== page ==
dosblanc logoSonata opus 35 "Crabtree" for violin and piano

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The Sonata for violin, grew out of a transcription of the Clarinet sonata. While it might have seemed more logical to transcribe it for viola, the change to a violin permitted the exploration of the extreme high register. Over time, the structure of the piece took on an individual character as well, with significant modifications to the source material.

The sonata is divided into six componant movements, the entire sonata played without pause.

The opening Prélude consists of the exposition of the main themes - a rhapsodic opening, and the lyrical barcarolle second theme. The development section follows expanding on both initial themes before leading directly into the toccata-like Scherzo. Here the thematic material is distinguished by register shifts. Low aggressive piano writing contrasts with the rapid violin part. The Trio section alternates Lento passages with rapid figurations in the piano, until the Presto opening material returns.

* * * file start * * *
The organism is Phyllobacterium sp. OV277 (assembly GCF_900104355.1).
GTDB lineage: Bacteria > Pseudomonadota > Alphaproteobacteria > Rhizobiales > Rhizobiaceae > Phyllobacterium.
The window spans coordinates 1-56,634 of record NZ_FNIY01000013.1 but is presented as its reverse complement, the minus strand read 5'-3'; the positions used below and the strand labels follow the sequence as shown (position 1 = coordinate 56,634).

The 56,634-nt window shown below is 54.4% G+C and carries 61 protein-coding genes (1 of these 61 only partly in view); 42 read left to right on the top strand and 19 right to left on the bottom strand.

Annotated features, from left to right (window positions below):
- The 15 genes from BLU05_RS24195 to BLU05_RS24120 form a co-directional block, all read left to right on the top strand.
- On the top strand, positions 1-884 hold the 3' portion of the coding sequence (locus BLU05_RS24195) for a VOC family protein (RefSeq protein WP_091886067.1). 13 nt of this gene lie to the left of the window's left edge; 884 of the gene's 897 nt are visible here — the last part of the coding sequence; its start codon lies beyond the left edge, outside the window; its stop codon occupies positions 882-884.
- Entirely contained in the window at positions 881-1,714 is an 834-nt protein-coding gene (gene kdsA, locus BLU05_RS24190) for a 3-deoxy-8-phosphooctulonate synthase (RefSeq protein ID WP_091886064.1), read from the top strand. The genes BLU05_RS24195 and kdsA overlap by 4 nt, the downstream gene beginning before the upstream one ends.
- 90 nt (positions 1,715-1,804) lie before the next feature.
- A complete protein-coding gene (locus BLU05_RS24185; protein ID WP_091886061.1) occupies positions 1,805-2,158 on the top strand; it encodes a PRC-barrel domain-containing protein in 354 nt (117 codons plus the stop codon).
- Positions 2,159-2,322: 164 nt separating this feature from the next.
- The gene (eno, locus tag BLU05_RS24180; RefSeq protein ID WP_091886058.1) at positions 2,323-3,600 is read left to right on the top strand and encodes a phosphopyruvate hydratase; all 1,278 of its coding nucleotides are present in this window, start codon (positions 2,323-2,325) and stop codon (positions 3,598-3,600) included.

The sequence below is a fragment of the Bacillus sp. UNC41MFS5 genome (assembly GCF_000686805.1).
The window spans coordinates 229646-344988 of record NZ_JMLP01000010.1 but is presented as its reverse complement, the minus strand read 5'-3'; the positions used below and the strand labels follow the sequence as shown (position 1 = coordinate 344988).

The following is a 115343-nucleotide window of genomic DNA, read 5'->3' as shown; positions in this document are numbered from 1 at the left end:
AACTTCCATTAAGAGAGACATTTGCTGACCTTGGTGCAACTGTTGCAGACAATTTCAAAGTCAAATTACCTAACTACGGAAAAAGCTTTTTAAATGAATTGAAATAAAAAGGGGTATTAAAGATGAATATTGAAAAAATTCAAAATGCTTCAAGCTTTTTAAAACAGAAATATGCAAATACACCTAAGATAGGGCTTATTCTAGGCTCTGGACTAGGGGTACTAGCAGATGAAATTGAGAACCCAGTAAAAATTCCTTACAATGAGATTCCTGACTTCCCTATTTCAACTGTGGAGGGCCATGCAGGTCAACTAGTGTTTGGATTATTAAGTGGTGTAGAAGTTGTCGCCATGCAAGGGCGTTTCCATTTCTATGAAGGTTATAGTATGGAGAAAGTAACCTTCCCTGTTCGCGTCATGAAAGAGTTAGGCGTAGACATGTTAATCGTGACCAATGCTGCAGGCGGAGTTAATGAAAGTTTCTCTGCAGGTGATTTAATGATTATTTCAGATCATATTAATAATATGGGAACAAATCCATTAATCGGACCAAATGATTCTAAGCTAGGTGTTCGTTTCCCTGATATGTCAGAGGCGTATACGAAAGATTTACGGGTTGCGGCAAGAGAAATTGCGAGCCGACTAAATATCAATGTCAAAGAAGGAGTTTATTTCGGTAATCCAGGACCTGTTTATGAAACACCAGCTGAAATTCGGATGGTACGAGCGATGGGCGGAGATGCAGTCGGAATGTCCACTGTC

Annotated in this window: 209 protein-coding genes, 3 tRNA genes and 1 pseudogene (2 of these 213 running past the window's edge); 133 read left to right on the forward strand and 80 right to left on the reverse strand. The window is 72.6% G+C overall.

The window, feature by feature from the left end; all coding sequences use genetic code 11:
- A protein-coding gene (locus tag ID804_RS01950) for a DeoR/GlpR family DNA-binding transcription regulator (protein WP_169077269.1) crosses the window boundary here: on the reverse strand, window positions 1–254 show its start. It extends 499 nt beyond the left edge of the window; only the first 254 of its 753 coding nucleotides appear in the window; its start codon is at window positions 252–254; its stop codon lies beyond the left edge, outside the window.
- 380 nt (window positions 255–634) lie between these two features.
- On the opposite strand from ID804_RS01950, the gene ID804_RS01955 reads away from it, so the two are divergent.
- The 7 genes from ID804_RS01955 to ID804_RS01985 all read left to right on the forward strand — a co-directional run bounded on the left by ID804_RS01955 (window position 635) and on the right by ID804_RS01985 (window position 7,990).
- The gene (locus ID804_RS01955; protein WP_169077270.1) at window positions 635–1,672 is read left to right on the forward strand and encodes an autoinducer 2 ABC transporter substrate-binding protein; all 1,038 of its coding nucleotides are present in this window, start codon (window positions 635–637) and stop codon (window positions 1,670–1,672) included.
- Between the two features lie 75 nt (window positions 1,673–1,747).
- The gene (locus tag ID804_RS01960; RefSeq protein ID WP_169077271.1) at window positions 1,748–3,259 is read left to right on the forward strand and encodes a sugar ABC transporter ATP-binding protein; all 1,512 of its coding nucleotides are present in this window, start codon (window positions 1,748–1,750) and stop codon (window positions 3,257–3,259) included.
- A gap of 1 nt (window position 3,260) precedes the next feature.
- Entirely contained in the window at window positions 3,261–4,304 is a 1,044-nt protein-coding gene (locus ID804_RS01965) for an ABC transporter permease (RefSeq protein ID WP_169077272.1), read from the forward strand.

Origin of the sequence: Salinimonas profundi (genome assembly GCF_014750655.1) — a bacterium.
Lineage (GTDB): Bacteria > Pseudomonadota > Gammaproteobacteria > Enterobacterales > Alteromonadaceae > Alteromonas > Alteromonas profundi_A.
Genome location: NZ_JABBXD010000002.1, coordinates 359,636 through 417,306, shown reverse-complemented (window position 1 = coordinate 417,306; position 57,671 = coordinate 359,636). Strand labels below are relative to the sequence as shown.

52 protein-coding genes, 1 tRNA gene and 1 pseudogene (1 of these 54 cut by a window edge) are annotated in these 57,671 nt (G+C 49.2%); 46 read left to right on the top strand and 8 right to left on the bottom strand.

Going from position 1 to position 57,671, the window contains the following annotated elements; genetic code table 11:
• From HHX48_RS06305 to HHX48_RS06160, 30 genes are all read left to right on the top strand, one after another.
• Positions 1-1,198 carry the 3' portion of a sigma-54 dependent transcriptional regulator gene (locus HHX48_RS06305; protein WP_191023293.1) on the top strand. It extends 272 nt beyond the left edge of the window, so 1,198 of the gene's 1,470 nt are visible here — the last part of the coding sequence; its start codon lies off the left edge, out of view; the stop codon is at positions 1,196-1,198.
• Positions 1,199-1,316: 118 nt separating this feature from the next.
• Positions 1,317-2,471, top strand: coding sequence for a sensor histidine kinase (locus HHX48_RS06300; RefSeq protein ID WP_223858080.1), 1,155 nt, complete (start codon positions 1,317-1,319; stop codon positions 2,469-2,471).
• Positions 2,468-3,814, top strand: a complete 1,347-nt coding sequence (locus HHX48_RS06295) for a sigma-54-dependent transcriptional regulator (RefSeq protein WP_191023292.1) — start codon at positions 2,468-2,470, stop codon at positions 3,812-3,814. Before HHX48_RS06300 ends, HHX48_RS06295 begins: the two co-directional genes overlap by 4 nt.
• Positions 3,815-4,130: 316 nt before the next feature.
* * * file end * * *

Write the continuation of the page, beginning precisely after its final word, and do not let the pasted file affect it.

Follows the  impressionist Nocturne, which shifts delicately between thematic elements of both the first and second themes of the sonata. A solo cadenza for the violin brings the movement to its transition into the next movement - Tiento, structurally a mixture of contrapuntal exposition and march-like rythmes.

The fourth movement is a slow, sad, Arioso movement. The piano takes the lead, keeping the entire opening of the movement to itself before the violin comes in. The Rondo finale works through all the expressive material of the preceding movements in reverse order.